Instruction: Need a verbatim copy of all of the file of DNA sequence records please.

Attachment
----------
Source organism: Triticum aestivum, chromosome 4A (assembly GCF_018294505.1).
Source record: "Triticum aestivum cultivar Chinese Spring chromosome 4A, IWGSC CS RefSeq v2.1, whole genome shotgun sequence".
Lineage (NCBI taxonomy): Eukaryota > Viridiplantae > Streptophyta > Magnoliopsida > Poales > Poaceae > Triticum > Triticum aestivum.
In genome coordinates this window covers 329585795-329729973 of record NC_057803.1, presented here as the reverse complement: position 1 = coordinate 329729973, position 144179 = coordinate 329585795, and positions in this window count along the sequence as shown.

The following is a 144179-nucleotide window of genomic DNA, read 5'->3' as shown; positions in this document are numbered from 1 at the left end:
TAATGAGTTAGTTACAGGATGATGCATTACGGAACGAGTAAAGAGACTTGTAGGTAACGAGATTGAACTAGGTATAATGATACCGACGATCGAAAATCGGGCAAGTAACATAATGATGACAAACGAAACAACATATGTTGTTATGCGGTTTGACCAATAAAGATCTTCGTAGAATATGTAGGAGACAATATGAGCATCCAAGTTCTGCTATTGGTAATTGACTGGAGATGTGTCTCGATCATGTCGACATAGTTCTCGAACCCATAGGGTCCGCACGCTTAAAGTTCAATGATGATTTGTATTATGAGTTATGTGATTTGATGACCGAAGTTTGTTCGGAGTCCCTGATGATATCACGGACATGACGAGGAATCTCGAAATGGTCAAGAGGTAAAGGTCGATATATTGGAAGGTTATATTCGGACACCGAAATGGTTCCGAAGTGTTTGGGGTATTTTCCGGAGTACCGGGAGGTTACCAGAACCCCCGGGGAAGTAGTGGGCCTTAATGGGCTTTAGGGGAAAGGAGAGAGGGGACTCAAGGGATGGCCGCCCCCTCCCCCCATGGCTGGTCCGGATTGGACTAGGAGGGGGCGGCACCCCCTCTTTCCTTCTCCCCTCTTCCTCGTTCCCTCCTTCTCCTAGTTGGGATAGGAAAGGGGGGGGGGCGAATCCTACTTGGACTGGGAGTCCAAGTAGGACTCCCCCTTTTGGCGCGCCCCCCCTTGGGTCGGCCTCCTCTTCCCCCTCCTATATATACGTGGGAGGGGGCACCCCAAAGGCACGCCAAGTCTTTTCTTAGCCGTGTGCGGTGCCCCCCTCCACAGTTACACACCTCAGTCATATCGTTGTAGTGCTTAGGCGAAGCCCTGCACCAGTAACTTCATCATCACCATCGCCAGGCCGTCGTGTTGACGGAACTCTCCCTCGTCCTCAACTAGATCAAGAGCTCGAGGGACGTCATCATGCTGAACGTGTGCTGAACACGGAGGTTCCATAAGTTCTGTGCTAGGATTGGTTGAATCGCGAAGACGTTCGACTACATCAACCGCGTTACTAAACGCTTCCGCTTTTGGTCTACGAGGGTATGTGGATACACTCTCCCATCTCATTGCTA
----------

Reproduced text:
Source organism: Triticum aestivum, chromosome 4A (assembly GCF_018294505.1).
Source record: "Triticum aestivum cultivar Chinese Spring chromosome 4A, IWGSC CS RefSeq v2.1, whole genome shotgun sequence".
Lineage (NCBI taxonomy): Eukaryota > Viridiplantae > Streptophyta > Magnoliopsida > Poales > Poaceae > Triticum > Triticum aestivum.
In genome coordinates this window covers 329585795-329729973 of record NC_057803.1, presented here as the reverse complement: position 1 = coordinate 329729973, position 144179 = coordinate 329585795, and positions in this window count along the sequence as shown.

The following is a 144179-nucleotide window of genomic DNA, read 5'->3' as shown; positions in this document are numbered from 1 at the left end:
TAATGAGTTAGTTACAGGATGATGCATTACGGAACGAGTAAAGAGACTTGTAGGTAACGAGATTGAACTAGGTATAATGATACCGACGATCGAAAATCGGGCAAGTAACATAATGATGACAAACGAAACAACATATGTTGTTATGCGGTTTGACCAATAAAGATCTTCGTAGAATATGTAGGAGACAATATGAGCATCCAAGTTCTGCTATTGGTAATTGACTGGAGATGTGTCTCGATCATGTCGACATAGTTCTCGAACCCATAGGGTCCGCACGCTTAAAGTTCAATGATGATTTGTATTATGAGTTATGTGATTTGATGACCGAAGTTTGTTCGGAGTCCCTGATGATATCACGGACATGACGAGGAATCTCGAAATGGTCAAGAGGTAAAGGTCGATATATTGGAAGGTTATATTCGGACACCGAAATGGTTCCGAAGTGTTTGGGGTATTTTCCGGAGTACCGGGAGGTTACCAGAACCCCCGGGGAAGTAGTGGGCCTTAATGGGCTTTAGGGGAAAGGAGAGAGGGGACTCAAGGGATGGCCGCCCCCTCCCCCCATGGCTGGTCCGGATTGGACTAGGAGGGGGCGGCACCCCCTCTTTCCTTCTCCCCTCTTCCTCGTTCCCTCCTTCTCCTAGTTGGGATAGGAAAGGGGGGGGGGCGAATCCTACTTGGACTGGGAGTCCAAGTAGGACTCCCCCTTTTGGCGCGCCCCCCCTTGGGTCGGCCTCCTCTTCCCCCTCCTATATATACGTGGGAGGGGGCACCCCAAAGGCACGCCAAGTCTTTTCTTAGCCGTGTGCGGTGCCCCCCTCCACAGTTACACACCTCAGTCATATCGTTGTAGTGCTTAGGCGAAGCCCTGCACCAGTAACTTCATCATCACCATCGCCAGGCCGTCGTGTTGACGGAACTCTCCCTCGTCCTCAACTAGATCAAGAGCTCGAGGGACGTCATCATGCTGAACGTGTGCTGAACACGGAGGTTCCATAAGTTCTGTGCTAGGATTGGTTGAATCGCGAAGACGTTCGACTACATCAACCGCGTTACTAAACGCTTCCGCTTTTGGTCTACGAGGGTATGTGGATACACTCTCCCATCTCATTGCTA